Expanding on the truth behind Rolf de Heer’s cracking drama Charlie’s Country, Carey says the essay documentary is a testament to Gulpilil’s incredible life and mesmeric talent. “What a guy. He’s got such an amazing sense of humour and it’s great to hear his voice telling his stories. It’s beautiful with really cinematic images.”
The world premiere crowns a Gulpilil retrospective that includes Charlie’s Country, Rabbit Proof Fence, Walkabout, The Last Wave and Ten Canoes.
6. Holding The Man
This year’s centrepiece gala is the long-awaited filmic adaption of Timothy Conigrave’s classic Australian memoir Holding The Man. Directed by Candy helmer Neil Armfield, it depicts a beautiful high school romance that blossoms into enduring love and then, tragically, faces the onset of the HIV/AIDS crisis.
Packed To The Rafters and Wolf Creek 2 star Ryan Corr plays Conigrave with Craig Stott as his footy captain lover, John Caleo. A heartfelt romance and a heavy-duty hanky destroyer, Holding the Man also stars sterling talents Guy Pearce, Anthony LaPaglia, Sarah Snook and Kerry Fox.
“It’s such a special film, and my pick of the festival,” Carey says. “It’s been our biggest seller of everything we’ve announced so far.”
7. City of Gold
MIFF’s Big Screen Cuisine stream celebrates food in film, with brilliant documentaries including For Grace, about owner/chef Curtis Duffy’s quest for Michelin star recognition with his own restaurant and the heavy personal cost, and also Foodies, examining the food blogger phenomenon, but Carey’s personal pick is Laura Gabbert’s City of Gold.
Giving us a glimpse into the work and passion of the only Pulitzer prize-winning food critic Jonathan Gold and his culinary adventures around Los Angeles, Carey says he’s a character and she can’t wait to host him as a guest of this year’s MIFF.
“It’s as much about him as it is about the city of Los Angeles and LA foodie culture,” she says. “He's not just into high-end restaurants. He loves the local taco truck and the ma and pa Korean take-out place just as much, as long as the food’s good.”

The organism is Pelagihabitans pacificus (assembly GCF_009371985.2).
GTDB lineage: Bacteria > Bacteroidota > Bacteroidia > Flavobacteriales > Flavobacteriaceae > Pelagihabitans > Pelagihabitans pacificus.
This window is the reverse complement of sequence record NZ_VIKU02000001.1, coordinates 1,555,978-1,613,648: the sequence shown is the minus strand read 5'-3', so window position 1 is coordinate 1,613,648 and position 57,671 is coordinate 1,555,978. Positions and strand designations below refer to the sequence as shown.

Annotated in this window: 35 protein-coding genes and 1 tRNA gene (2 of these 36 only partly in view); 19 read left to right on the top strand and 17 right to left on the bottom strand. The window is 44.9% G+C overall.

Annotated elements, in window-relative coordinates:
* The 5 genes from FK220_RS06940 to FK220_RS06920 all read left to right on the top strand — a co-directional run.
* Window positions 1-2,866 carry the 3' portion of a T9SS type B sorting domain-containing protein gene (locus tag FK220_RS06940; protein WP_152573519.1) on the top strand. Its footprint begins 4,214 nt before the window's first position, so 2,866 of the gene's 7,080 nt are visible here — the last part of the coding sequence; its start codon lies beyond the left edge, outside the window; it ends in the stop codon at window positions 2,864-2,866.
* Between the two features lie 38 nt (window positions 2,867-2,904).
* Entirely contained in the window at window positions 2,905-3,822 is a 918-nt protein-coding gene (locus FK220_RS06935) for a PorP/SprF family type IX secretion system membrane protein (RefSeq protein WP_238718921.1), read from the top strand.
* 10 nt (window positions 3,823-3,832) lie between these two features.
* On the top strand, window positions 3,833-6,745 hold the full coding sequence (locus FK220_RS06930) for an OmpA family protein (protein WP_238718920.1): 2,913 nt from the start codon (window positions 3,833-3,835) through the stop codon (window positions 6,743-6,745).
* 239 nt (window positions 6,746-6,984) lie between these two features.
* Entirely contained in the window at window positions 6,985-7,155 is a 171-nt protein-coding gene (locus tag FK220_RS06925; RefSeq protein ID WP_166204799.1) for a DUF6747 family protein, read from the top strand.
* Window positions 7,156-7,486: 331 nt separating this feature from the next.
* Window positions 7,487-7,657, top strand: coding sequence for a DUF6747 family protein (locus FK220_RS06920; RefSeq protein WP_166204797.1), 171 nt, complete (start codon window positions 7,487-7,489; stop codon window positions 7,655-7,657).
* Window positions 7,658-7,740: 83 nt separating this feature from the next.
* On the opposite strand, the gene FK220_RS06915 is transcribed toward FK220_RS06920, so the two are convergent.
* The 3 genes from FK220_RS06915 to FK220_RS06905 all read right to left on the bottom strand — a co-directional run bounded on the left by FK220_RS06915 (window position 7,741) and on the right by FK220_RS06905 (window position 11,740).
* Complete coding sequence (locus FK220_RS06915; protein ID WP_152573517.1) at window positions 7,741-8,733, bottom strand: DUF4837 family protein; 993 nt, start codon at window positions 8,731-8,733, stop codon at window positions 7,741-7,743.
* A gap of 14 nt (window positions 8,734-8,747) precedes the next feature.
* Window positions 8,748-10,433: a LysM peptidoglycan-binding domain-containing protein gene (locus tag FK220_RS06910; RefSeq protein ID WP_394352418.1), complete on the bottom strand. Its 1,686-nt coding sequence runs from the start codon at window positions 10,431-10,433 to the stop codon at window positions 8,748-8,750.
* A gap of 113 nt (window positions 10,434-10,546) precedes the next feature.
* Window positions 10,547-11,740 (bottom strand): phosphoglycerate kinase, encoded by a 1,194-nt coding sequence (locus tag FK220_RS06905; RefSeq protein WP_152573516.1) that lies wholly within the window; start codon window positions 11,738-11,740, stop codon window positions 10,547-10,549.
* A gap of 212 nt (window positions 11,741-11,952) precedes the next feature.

Always pushing boundaries, Argentinian director Gaspar Noé’s latest, Love, is, funnily enough, a love story between a boy and two girls, complete with graphic 3D sex scenes, though Carey says it’s not as shocking as you might expect.
“It’s actually quite subdued by Gaspar’s standards,” she laughs. “So much has been made about the sex, but it’s reasonably tame. It’s just it has a constantly erect penis, and that’s something we’re not used to seeing. I personally wasn’t shocked by it. The thing that touched me most is the romantic relationship.
“It divided people in Cannes, but I think a lot of that is to do with the fact most critics saw it at 1am after a very long day of queuing and Gaspar was dancing too much on the red carpet, holding everything up.”
9. Heaven Knows What
Carey was keen to showcase the challenging work of talented sibling directors Ben and Joshua Safdie at this year’s MIFF, and both will be guests of the fest. Their latest melodramatic masterpiece Heaven Knows What forms the cornerstone of a mini-retrospective.
Based on the best-selling book by Arielle Holmes detailing her life doing heroin on the streets of New York, she plays Harley, a lightly fictionalised version of herself alongside mostly real homeless folks, other than professional actor Caleb Landry Jones who plays her sometime partner, the abusive Ilya.
It’s an emotional whirlwind with a devastatingly unglamourised take on street life and a killer soundtrack. “We walk past people like that all the time, they’re in the background of our life, so why not make a film about them?” Carey asks.
10. Mistress America
Brooklyn born and bred writer/director Noah Baumbach reunites with festival favourite and Frances Ha star Greta Gerwig in upbeat closing night flick Mistress America, that Carey says has the feel of a 1930s screwball comedy.
Gerwig, who also co-wrote the piece, plays Brooke, a self-styled entrepreneur who seems to have it all together until her soon-to-be-step sister Tracy (Lola Kirke) shows up and the cracks start to appear in a hilarious way.
“Brooke is quite different to Frances Ha, but Greta is always Greta, and I love her,” Carey admits. “It’s like a Carole Lombard film with razor sharp dialogue very quickly delivered.”
Image credit: The Lobster via IMDB